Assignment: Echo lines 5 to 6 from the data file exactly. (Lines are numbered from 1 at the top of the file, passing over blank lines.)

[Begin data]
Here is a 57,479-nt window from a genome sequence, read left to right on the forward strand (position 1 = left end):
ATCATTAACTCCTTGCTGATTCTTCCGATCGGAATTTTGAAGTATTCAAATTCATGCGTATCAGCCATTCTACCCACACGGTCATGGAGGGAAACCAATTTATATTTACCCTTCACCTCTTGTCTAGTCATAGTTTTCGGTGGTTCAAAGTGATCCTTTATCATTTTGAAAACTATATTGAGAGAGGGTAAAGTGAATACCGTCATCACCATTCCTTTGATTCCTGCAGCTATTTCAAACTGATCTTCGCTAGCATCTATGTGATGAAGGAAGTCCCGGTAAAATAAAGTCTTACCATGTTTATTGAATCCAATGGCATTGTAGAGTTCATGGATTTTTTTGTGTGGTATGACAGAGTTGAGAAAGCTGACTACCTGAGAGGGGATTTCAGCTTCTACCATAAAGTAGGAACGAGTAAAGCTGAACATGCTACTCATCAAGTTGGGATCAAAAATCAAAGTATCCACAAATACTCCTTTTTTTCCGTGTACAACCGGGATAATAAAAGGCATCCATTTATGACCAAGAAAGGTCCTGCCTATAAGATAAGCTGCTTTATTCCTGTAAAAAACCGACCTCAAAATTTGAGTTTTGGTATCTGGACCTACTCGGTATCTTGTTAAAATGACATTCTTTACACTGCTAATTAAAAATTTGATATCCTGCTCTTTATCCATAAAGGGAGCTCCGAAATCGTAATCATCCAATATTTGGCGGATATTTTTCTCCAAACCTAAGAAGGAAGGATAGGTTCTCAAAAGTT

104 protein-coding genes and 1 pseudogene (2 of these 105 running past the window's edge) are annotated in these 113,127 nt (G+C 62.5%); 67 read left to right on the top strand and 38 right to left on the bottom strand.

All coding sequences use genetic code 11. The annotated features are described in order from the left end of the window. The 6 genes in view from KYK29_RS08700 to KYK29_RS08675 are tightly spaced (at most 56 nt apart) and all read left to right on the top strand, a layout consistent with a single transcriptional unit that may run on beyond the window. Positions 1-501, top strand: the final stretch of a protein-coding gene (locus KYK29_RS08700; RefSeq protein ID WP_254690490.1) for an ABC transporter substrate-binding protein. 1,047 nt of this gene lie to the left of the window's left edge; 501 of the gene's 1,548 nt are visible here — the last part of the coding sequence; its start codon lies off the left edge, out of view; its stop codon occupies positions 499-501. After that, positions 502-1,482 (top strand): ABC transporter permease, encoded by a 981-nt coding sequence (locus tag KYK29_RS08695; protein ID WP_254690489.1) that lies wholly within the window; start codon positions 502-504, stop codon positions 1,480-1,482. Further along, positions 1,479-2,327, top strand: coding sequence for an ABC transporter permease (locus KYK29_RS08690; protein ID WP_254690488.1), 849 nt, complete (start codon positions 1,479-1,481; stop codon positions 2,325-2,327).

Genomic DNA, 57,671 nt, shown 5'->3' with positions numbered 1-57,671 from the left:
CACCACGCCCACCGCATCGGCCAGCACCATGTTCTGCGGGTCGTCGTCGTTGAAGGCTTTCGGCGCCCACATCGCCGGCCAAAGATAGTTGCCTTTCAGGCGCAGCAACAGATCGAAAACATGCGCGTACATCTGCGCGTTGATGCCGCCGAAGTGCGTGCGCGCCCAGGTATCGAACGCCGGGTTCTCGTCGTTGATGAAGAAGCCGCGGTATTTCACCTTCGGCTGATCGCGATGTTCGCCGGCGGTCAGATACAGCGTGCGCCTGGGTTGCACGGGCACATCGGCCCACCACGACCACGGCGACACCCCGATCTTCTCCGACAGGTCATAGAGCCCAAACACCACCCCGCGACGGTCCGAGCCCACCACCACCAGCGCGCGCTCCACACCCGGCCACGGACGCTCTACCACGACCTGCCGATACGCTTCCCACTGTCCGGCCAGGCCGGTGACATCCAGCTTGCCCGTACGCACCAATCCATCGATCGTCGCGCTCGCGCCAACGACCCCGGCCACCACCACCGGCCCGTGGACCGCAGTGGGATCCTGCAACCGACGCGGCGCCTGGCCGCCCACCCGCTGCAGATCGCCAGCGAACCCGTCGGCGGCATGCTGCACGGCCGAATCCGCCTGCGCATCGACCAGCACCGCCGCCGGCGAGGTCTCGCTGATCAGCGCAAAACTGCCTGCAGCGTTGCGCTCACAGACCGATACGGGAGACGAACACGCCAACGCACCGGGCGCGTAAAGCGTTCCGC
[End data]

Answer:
Genomic DNA, 57,671 nt, shown 5'->3' with positions numbered 1-57,671 from the left:
CACCACGCCCACCGCATCGGCCAGCACCATGTTCTGCGGGTCGTCGTCGTTGAAGGCTTTCGGCGCCCACATCGCCGGCCAAAGATAGTTGCCTTTCAGGCGCAGCAACAGATCGAAAACATGCGCGTACATCTGCGCGTTGATGCCGCCGAAGTGCGTGCGCGCCCAGGTATCGAACGCCGGGTTCTCGTCGTTGATGAAGAAGCCGCGGTATTTCACCTTCGGCTGATCGCGATGTTCGCCGGCGGTCAGATACAGCGTGCGCCTGGGTTGCACGGGCACATCGGCCCACCACGACCACGGCGACACCCCGATCTTCTCCGACAGGTCATAGAGCCCAAACACCACCCCGCGACGGTCCGAGCCCACCACCACCAGCGCGCGCTCCACACCCGGCCACGGACGCTCTACCACGACCTGCCGATACGCTTCCCACTGTCCGGCCAGGCCGGTGACATCCAGCTTGCCCGTACGCACCAATCCATCGATCGTCGCGCTCGCGCCAACGACCCCGGCCACCACCACCGGCCCGTGGACCGCAGTGGGATCCTGCAACCGACGCGGCGCCTGGCCGCCCACCCGCTGCAGATCGCCAGCGAACCCGTCGGCGGCATGCTGCACGGCCGAATCCGCCTGCGCATCGACCAGCACCGCCGCCGGCGAGGTCTCGCTGATCAGCGCAAAACTGCCTGCAGCGTTGCGCTCACAGACCGATACGGGAGACGAACACGCCAACGCACCGGGCGCGTAAAGCGTTCCGC